The political economy of technofetishism: Agency, Amazonian ontologies, and global magic

Alf Hornborg


The ethnography of human-object relations in native Amazonia can help to illuminate the role of technological artifacts in modern society. Rather than abandon the categories of "subject" and "object" and of "Society" and "Nature," as suggested by proponents of the "ontological turn," anthropologists can compare subject-object transformations and the naturalization of social power relations in the two contexts. In native Amazonian animism the attribution of subjectivity and agency to artifacts often includes personhood and intentionality, while in modernity technological objects tend to be perceived merely as autonomous agents, but both these kinds of perceptions can be understood as statements about fetishized social relations. In the former case an external observer can conclude that the delegation of agency to artefacts is dependent on human consciousness, while it is generally believed that technology operates independently of human perceptions. However, in acknowledging the ultimate dependence of modern technology on exchange rates and financial strategies in a globalized economy, we realize that the agency of modern artifacts is also dependent on human subjectivity. In shifting the focus of comparative anthropology from ontology to political economy, we can detect that modern technology is a globalized form of magic.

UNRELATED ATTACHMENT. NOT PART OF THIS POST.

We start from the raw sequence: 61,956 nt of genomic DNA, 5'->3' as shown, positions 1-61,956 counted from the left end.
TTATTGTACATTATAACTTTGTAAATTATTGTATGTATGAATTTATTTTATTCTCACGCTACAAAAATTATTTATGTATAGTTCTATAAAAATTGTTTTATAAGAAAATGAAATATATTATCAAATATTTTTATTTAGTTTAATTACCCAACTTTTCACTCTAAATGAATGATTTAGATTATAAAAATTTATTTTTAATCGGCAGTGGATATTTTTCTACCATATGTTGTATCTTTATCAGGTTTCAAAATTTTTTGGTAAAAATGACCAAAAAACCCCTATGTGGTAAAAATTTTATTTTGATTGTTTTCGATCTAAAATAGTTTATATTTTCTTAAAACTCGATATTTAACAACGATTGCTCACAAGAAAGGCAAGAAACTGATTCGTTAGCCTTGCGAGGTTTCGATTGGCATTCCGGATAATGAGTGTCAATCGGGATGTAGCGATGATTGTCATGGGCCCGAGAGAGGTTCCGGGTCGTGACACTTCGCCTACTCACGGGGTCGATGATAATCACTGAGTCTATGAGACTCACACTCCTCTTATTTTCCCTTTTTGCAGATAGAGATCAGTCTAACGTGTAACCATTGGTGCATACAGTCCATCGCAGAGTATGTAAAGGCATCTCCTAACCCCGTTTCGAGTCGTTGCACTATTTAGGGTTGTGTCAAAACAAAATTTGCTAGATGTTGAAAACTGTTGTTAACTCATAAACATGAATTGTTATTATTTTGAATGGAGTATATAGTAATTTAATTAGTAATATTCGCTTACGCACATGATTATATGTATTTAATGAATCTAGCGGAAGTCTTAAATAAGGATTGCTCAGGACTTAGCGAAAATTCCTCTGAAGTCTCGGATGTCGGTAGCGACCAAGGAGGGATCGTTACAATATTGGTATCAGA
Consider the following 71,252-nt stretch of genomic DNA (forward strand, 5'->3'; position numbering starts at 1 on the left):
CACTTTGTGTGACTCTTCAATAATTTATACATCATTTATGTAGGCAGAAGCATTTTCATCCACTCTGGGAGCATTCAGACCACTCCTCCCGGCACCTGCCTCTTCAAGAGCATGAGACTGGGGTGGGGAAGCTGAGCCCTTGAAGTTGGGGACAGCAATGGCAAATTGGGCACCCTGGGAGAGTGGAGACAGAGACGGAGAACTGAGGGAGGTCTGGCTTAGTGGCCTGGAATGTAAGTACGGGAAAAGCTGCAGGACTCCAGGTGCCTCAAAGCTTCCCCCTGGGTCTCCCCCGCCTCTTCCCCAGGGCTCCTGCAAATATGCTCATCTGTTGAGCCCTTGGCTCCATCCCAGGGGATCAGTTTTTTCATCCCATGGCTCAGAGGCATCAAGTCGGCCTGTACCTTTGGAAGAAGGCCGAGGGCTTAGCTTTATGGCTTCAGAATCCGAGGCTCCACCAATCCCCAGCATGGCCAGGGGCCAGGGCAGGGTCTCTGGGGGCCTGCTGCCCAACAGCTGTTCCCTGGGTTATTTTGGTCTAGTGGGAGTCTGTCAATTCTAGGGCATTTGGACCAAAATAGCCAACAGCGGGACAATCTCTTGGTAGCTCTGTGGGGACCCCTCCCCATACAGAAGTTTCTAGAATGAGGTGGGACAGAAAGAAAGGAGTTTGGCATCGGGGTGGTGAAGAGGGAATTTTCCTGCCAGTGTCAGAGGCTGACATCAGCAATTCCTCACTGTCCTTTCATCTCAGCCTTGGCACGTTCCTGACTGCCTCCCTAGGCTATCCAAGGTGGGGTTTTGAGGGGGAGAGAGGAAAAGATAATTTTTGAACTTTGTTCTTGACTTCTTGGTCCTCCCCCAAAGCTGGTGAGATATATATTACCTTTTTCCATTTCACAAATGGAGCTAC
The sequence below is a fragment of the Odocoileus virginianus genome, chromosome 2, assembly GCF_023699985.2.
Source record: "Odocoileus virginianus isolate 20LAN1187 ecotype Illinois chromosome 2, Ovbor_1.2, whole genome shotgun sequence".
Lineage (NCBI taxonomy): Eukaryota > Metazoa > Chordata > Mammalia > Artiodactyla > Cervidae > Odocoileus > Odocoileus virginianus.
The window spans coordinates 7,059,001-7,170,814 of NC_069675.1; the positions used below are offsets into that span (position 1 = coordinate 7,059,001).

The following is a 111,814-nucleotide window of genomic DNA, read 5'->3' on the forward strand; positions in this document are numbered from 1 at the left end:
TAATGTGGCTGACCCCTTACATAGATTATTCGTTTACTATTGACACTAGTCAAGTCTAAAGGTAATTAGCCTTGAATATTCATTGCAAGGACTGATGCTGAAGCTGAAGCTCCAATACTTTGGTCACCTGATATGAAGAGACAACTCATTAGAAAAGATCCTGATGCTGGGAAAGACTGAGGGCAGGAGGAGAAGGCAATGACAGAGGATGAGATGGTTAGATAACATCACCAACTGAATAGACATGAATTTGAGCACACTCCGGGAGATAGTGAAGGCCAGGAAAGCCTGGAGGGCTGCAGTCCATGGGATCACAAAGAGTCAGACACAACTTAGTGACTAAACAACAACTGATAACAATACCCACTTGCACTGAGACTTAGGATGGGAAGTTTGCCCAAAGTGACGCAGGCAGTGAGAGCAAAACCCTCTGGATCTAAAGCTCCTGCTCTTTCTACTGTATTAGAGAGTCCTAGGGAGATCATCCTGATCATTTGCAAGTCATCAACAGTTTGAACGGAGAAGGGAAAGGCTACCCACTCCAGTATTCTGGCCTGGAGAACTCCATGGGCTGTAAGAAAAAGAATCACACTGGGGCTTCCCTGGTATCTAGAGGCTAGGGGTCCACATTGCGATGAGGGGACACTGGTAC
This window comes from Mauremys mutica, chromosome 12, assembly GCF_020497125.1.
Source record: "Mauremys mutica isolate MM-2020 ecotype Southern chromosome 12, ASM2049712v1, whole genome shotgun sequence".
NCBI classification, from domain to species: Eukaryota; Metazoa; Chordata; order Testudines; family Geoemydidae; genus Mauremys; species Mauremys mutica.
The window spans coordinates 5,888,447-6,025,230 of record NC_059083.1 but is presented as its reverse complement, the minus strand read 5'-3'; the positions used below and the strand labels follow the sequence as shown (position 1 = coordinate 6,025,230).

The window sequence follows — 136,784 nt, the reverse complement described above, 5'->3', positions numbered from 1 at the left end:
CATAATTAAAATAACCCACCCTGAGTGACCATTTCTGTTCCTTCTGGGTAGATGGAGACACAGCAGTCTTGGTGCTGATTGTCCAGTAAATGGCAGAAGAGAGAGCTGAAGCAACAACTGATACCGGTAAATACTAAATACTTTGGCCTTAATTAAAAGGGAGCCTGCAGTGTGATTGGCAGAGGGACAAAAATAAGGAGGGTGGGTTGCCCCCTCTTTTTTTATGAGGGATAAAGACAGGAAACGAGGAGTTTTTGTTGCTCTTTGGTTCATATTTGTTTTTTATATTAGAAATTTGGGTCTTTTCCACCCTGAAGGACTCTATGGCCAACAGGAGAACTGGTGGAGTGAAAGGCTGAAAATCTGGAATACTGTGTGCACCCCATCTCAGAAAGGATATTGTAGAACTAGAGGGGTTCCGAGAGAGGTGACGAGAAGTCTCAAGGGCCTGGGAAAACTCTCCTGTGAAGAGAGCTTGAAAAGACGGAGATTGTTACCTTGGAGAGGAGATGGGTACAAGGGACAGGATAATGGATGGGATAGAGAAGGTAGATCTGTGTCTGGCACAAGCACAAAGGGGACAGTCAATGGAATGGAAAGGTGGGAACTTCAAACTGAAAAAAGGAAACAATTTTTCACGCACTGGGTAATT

Amazonia, human-object relations, fetishism, ontological turn, technology, political economy, global magic

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DOI: http://dx.doi.org/10.14318/hau5.1.003